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Wavelength selection by interrupted coarsening in reaction-diffusion systems

Fridtjof Brauns, Henrik Weyer, Jacob Halatek, Junghoon Yoon, Erwin Frey

CoarseningHow does a macroscopic length scale emerge as a result of a collective pattern formation process from microscopic dynamics? This question is of great interest in a broad class of far-from-equilibrium systems, including active matter, granular media, and intracellular phase separation. In our work, we study length scale selection in the important class of reaction-diffusion systems dominated by mass-conserving reactions. Our main finding is that wavelength selection in such systems can be understood as a coarsening process that stops at a certain point. Based on this idea, we present a quantitative theory that reveals the physical mechanism of coarsening in mass-conserving reaction-diffusion systems and provides a simple, intuitive criterion for when it stops.

In many pattern-forming processes, a continuously growing macroscopic length scale is observed—a process called coarsening. While coarsening is well understood as minimization of the free energy for systems that are relaxing to thermal equilibrium (e.g. for phase separation in binary mixtures), this reasoning is generally not applicable to non-equilibrium systems. In our manuscript, we present a theory for the coarsening dynamics of the (fully nonlinear) patterns formed by two-component mass-conserving reaction-diffusion (2cMcRD) systems. These non-equilibrium systems are paradigmatic models for cell polarization, describing the interplay between protein attachment to, and detachment from the cell membrane as well as diffusion in the membrane and cytosol. In this biological context, coarsening is important to ensure the selection of a single polarization axis or, specifically for yeast, a “polar cap”.

We present a comprehensive theory for coarsening in 2cMcRD systems, which shows that coarsening is generically uninterrupted in these systems, thus validating a long-standing hypothesis in the field. Our theory is grounded in the insight that coarsening in mass-conserving systems is driven by an instability in the competition for mass between neighbouring high-density domains. The central finding is that coarsening is driven by gradients in a “mass-redistribution potential” that acts analogously to the chemical potential in near-equilibrium phase separation. By using a phase-space analysis, our theory builds on the phase-space geometry of the problem and provides results that are universal, i.e. independent of the concrete mathematical model considered.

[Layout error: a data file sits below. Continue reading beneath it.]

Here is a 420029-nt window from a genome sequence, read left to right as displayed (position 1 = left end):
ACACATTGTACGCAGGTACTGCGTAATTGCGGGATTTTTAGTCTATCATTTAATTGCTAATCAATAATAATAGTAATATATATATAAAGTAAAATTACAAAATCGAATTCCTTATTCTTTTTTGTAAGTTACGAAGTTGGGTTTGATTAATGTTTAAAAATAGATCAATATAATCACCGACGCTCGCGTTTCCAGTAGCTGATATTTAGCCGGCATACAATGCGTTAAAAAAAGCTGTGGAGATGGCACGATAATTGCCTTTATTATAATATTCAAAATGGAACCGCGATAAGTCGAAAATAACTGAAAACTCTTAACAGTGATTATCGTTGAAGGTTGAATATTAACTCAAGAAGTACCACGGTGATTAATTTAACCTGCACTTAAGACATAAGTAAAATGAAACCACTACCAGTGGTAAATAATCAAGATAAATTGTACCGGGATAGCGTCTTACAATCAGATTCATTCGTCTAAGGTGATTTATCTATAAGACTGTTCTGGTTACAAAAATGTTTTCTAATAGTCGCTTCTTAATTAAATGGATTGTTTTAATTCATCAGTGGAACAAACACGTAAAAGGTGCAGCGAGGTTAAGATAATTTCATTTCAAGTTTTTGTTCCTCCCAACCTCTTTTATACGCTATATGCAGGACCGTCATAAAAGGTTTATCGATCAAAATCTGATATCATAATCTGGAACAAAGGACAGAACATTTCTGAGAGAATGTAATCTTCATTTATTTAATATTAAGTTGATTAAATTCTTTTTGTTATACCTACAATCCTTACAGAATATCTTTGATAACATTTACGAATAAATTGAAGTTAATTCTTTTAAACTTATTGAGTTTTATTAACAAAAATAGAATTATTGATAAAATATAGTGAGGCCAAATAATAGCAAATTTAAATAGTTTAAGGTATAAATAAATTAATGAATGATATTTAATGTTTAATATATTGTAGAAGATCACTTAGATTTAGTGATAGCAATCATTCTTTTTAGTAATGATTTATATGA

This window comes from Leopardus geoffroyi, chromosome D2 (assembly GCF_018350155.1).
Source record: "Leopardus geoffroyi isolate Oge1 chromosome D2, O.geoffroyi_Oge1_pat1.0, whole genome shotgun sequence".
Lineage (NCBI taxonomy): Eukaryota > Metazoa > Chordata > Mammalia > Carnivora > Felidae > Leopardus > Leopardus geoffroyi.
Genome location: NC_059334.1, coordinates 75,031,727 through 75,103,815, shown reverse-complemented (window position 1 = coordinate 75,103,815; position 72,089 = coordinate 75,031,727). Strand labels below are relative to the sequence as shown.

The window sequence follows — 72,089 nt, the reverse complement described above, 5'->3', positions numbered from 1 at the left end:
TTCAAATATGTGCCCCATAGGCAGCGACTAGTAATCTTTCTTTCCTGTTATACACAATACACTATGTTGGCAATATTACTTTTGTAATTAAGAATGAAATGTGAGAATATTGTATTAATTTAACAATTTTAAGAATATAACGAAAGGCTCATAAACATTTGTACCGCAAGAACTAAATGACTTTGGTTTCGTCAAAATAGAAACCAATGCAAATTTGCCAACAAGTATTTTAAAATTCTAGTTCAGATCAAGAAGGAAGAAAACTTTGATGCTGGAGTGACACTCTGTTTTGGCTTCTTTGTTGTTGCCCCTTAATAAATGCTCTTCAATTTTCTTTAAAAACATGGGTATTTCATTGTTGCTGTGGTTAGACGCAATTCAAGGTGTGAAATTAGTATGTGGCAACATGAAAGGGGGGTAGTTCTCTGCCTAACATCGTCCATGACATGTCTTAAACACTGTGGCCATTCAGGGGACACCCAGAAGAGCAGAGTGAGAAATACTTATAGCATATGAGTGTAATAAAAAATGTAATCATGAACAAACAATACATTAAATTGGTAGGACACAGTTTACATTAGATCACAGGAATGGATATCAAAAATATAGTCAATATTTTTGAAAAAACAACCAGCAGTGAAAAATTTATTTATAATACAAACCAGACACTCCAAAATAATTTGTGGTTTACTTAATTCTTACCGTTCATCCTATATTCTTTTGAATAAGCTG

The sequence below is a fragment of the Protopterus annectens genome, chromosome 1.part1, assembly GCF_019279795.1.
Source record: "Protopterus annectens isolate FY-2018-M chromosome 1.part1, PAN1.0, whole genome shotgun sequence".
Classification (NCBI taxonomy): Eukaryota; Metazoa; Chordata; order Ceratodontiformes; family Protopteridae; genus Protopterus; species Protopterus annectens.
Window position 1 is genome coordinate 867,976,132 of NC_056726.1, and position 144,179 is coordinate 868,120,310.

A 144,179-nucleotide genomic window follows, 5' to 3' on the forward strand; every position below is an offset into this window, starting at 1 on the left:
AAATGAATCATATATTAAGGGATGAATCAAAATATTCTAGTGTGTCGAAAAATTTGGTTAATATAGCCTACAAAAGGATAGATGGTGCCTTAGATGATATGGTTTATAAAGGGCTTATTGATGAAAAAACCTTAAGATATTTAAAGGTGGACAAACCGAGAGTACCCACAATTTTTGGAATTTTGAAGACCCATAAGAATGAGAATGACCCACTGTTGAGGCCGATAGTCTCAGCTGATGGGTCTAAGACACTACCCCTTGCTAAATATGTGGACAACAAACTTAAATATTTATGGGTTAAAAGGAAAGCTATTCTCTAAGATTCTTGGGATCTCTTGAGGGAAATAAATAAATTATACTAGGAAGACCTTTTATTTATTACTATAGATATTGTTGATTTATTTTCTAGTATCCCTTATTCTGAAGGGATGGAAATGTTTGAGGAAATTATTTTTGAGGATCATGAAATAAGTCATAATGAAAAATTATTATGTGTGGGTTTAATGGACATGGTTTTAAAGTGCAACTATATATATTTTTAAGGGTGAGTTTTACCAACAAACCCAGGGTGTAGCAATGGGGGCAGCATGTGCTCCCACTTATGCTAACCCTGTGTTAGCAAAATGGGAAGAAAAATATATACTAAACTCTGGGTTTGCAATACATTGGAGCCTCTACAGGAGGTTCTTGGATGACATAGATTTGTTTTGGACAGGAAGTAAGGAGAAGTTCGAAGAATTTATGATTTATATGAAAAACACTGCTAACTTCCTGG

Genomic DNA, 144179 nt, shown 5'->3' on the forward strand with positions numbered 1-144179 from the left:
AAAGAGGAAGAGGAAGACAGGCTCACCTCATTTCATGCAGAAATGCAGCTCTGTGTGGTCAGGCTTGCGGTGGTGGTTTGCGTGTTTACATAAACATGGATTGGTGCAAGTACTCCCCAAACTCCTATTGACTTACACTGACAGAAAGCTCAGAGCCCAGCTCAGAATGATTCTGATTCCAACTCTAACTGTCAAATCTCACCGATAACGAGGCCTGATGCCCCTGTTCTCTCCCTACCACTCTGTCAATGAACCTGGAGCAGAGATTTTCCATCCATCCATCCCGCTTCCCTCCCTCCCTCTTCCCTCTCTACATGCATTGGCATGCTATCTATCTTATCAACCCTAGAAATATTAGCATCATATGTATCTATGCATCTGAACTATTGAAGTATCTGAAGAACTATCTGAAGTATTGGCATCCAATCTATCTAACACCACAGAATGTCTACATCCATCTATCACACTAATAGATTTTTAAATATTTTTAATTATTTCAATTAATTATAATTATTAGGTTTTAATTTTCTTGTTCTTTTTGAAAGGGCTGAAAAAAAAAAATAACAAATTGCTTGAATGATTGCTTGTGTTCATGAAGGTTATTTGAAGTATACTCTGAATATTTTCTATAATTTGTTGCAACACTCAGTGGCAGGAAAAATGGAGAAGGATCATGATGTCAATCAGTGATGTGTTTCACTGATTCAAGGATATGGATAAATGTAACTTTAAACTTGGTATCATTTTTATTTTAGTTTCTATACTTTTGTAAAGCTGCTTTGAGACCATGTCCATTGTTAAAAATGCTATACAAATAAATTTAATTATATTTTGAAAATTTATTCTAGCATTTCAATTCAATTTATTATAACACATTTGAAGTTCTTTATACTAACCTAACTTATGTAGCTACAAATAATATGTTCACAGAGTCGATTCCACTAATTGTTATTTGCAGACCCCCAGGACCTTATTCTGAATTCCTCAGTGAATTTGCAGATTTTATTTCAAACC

By further generalizing this approach to account for weakly broken mass conservation, we reveal the mechanisms underlying interrupted coarsening and domain splitting that lead to stable patterns with a finite length scale. Coarsening is interrupted when the coarsening process is balanced by local production and degradation. In contrast, domain splitting occurs if production and degradation processes trigger a local instability of the pattern.

Importantly, our key insights and findings are transferable to systems with more components and, as we expect, also apply to systems other than reaction-diffusion systems governed by a conservation law. Of particular interest is the generalization of our approach to coarse-grained models of active matter systems. Thus, our theory opens a new avenue to the study of coarsening as well as length-scale selection in far-from-equilibrium systems with a conserved mass.

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Phys. Rev. Lett. 126, 104101